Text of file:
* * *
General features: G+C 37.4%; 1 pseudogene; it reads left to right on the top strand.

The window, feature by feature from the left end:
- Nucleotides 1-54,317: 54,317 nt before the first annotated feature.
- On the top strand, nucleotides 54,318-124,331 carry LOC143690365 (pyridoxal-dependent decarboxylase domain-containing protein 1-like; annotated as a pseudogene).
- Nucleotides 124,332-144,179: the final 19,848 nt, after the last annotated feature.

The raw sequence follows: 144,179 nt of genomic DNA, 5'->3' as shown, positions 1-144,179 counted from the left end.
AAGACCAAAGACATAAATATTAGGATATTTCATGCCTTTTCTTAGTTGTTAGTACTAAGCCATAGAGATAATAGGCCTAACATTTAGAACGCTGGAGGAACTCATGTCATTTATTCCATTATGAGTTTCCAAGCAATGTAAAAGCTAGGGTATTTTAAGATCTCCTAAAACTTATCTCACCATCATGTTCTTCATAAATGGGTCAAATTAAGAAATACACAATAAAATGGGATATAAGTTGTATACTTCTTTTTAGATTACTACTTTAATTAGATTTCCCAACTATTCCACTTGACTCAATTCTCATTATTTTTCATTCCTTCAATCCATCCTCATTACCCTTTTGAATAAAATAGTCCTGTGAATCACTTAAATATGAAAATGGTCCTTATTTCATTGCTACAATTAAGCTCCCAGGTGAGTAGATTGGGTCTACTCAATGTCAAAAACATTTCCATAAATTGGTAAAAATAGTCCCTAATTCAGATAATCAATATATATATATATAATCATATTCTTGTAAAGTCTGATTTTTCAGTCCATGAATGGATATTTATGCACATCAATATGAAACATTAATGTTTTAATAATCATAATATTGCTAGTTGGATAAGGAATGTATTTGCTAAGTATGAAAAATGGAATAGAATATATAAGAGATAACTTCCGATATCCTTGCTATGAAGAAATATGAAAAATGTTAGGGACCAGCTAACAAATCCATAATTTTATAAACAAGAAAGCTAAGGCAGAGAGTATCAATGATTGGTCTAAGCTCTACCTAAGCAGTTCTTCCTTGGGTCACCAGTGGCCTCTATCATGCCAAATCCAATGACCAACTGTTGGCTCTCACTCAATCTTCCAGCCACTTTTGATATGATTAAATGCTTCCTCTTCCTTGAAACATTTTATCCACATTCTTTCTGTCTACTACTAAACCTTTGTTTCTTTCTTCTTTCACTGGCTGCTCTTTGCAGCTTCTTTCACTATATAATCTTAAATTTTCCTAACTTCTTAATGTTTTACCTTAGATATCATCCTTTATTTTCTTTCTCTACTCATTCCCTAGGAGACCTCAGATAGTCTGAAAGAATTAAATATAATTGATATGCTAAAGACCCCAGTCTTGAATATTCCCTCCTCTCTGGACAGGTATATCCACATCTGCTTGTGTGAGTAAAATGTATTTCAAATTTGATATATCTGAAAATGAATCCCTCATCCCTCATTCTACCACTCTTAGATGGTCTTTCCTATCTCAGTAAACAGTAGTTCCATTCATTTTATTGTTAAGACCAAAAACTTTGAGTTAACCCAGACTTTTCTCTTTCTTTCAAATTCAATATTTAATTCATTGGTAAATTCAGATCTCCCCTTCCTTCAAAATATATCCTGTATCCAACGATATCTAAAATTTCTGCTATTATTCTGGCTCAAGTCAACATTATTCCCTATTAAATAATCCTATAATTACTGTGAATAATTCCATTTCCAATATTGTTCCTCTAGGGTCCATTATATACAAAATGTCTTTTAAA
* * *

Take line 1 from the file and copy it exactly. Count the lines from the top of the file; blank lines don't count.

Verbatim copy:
General features: G+C 37.4%; 1 pseudogene; it reads left to right on the top strand.